Black Hills Trail Running over the 4th of July Weekend
Over the 4th of July weekend, Haliku and Ashley came up to visit.
It was a lot of fun: good food and great company!
On Saturday Haliku and I went for a hike/jog on the trails of the Black Elk Wilderness. We started at Iron Creek Horse Camp, went up Grizzly Bear Creek and back down Norbeck Trail.
While we were running, Ashley, Jeanne and Nathan went to Custer State Park to see the bison and begging semi-feral burros.
I don't know what species of beetle these are. They seem to be having one heck of a beetle-orgy, copulating and eating rose petals at the same time.
I had not been on this trail for a few weeks. It is amazing how the number and types of blooming wildflowers change with time.
This is a western wood lily or Lilium philadelphicum. In some states it is endangered or threatened, due to overcollecting and loss of habitat. We saw several scattered through out the forest.
We stopped often to enjoy the scenery. Surprisingly, there we very few people on these trails and no one parked at the trail head, even though this was a holiday weekend. It wasn't until we got to Harney Peak loop that we saw more hikers.
For those of you who have been curious…
The rectangular mountain of granite is what the back side of My Rushmore looks like. Sorry, fans of Nicholas Cage and National Treasure: there is no secret chamber with gold. However, there is a vault that is supposed to hold copies of important documents and literature of Western civilization for future generations.
I wore my Vibram Five Fingers KSOs again for this run.
They did great but on particularly rocky areas I did have to slow to a walk and pick my way carefully. I only stubbed my toe once but a few times had a sharp rock poke into my arch. It hurt for a second until I pulled my foot off. The next day my feet were only mildy sore, as if I had simply done a good workout, rather than painful and trashed as I worried they might be.
An unexpected surprise was that once in a while grass, stems and flowers would get stuck between my toes. I had to reach down occasionally to pull them out. Look closely at the foot in the background and the leaf stuck between my big and second toe. This was only a mild annoyance more than anything else. Not enough to keep me from wearing them.
One nice thing about KSOs that I've discovered: I can run right through water and creeks and not have to worry about wet feet. Even while wearing Injinji wool socks, they dried out in 20 minutes.
If I had my shoes on, I would have been wet for much longer and at risk for blisters.
Hmmm…. I am beginning to really like these.
I stopped for a moment and played my Native Flute. It is a High Spirits Kestrel F# built by Odell Borg of Patagonia, Arizona.
After my experience at Javelina Jundred and the curious coyote listening to my flute last November, I regularly carry and play a flute while I run trails and ultramarathons.
On flat trails I can play it while I'm running. I don't play while running technical trails- well- because I really like my front teeth!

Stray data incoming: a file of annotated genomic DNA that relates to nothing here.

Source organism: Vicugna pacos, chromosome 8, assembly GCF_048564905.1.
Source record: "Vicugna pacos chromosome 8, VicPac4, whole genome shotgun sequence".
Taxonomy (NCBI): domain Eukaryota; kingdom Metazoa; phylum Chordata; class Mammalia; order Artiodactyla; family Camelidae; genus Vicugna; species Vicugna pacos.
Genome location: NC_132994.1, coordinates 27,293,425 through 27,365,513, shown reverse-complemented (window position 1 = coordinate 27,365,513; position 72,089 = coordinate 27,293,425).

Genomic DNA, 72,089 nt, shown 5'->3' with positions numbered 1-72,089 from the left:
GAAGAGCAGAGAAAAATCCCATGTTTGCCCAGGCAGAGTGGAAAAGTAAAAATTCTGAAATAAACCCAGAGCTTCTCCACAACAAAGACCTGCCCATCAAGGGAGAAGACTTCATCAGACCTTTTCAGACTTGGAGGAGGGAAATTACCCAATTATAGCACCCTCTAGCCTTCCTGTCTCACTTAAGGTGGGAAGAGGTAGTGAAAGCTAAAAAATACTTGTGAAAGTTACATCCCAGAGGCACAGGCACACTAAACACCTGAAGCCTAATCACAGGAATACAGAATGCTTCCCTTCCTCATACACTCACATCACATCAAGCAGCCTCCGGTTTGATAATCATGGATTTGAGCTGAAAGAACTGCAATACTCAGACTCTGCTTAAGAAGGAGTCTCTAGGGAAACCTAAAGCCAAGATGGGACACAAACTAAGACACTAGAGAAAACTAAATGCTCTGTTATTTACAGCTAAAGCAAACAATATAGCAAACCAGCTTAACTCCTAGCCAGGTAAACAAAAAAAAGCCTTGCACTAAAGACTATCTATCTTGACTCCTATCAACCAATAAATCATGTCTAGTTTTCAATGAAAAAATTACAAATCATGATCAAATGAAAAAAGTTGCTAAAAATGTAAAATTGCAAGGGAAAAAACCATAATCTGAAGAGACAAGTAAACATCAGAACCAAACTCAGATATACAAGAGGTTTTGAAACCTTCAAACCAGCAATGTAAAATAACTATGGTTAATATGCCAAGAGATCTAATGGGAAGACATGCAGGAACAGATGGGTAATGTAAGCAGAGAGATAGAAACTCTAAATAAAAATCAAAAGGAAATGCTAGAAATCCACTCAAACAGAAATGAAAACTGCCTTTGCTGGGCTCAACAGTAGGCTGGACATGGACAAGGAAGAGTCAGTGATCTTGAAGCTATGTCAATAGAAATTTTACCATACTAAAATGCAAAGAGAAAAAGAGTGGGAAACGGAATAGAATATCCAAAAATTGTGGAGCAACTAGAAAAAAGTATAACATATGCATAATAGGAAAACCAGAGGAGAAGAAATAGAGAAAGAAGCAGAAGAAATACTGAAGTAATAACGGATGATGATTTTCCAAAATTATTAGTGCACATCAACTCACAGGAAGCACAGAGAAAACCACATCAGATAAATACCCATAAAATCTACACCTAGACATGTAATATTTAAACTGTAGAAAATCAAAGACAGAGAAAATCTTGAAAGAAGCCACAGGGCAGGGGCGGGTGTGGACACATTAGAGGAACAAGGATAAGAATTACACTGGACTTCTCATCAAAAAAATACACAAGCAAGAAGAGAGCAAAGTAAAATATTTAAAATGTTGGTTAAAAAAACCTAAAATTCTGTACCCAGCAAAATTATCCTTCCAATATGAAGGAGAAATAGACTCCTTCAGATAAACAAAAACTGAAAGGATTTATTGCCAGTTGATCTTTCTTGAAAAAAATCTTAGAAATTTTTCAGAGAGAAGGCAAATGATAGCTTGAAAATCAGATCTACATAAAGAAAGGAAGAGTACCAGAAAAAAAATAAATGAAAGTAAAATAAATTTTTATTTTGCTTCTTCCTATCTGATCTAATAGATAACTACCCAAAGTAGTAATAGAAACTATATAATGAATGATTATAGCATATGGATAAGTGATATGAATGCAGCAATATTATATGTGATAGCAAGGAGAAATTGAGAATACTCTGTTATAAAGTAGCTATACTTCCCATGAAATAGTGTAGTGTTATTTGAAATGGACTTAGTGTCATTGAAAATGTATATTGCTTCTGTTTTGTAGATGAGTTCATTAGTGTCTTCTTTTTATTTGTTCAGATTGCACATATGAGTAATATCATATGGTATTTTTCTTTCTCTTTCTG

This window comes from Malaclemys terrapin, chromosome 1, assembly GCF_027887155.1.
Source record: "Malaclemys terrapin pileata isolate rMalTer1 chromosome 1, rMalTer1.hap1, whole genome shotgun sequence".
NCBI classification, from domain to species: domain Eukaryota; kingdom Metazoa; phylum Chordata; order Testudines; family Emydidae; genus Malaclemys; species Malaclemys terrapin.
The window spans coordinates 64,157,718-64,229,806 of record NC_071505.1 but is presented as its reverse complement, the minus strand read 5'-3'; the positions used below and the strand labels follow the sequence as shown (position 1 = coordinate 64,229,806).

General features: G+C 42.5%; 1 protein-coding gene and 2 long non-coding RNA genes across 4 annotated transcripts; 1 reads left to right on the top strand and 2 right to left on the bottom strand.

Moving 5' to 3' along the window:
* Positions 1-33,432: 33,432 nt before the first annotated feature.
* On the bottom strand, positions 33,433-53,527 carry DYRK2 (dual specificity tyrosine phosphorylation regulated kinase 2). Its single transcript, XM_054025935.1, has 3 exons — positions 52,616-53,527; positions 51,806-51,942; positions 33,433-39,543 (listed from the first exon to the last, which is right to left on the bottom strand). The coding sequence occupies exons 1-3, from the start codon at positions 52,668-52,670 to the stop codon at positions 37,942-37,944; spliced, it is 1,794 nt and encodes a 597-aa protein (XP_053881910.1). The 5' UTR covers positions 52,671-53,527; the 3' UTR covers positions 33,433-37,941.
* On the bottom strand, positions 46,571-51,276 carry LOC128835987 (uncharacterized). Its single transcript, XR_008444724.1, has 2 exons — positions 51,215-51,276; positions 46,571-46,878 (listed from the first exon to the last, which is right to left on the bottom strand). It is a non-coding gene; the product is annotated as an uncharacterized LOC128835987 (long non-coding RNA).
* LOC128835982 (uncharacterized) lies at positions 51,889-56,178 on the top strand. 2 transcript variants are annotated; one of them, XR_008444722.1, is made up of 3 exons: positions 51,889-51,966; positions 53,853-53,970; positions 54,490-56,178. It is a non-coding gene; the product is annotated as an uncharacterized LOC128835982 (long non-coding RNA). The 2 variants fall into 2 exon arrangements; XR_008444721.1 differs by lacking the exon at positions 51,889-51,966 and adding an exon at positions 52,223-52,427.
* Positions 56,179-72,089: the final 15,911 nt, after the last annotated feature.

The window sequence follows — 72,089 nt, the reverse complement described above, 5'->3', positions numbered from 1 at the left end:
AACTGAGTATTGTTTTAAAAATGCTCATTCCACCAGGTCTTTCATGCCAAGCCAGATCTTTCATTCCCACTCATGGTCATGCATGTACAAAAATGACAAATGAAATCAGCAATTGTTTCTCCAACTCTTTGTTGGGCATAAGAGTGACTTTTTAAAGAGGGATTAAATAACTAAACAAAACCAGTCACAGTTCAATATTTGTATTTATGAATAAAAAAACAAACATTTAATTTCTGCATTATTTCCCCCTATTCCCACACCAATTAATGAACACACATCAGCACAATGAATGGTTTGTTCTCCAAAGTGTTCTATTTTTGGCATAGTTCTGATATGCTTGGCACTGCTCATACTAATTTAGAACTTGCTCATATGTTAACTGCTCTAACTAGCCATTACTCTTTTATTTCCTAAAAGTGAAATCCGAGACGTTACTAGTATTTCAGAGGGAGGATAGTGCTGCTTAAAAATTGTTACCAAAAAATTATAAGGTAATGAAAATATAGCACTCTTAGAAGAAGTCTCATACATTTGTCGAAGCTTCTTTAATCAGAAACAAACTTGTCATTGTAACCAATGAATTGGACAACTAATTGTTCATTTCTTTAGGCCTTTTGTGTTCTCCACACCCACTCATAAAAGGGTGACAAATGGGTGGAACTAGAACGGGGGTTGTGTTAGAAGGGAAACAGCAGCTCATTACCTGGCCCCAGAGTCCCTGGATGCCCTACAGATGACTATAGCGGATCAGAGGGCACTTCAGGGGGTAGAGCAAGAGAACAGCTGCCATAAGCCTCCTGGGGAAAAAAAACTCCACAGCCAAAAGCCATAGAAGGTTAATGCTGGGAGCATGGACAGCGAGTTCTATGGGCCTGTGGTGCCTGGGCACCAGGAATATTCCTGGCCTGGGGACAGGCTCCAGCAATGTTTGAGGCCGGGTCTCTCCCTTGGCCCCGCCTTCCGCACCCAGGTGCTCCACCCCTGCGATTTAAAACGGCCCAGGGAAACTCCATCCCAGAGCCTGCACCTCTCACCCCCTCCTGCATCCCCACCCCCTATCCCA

We ran a short time on the Harney Peak Loop and got to see some of the Needles before heading down the Norbeck trail. Some hikers saw my KSOs and were curious about them.
In the foreground, you can see some dead and dying pines. There is a severe infestation of Pine Beetles here and the outlook is not good. Much, if not most of the forest has been affected. One lightning strike and this all will go up in flames. I suppose that would cure the beetle problem but it will be generations before the pine forests return.
We headed down Norbeck. My feet were tender on the parts of the trail with especially sharp rocks so I spent much of the return choosing my foot placement carefully.
My toes felt as if they had been extended and stretched backwards during the uphill climb on Grizzly Bear Creek Trail. Although they were sore, it was the kind of pleasant soreness one might get after doing a good workout or stretch. Since running in KSOs, my plantar fasciitis has all but resolved. I think it is from the toe-stretching and constant massage from landing on irregular ground.
Only two miles from our vehicle I heard Haliku shout. He had turned his ankle on a rock. That's how it is with trail running, you're floating along one moment and then the next you are down and injured. After a short rest, we walked the rest of the way back. Hopefully, it's only a minor injury and he'll be back and running soon. Injuries suck!
Our total mileage was 12.9 miles. My feet were tired but felt OK. The next day they were only as sore as one would expect in muscles not used to a new workout.
This coming weekend 7/12 I've decided to run the Mystic Mountain 8 mile race as a training run. I think I'll do it in my KSOs. It will be a good way to see trails I haven't run on before as well as get to know more people in the local running community. If the trail is rockier than expected, no worries, I'll just go slow and carefully.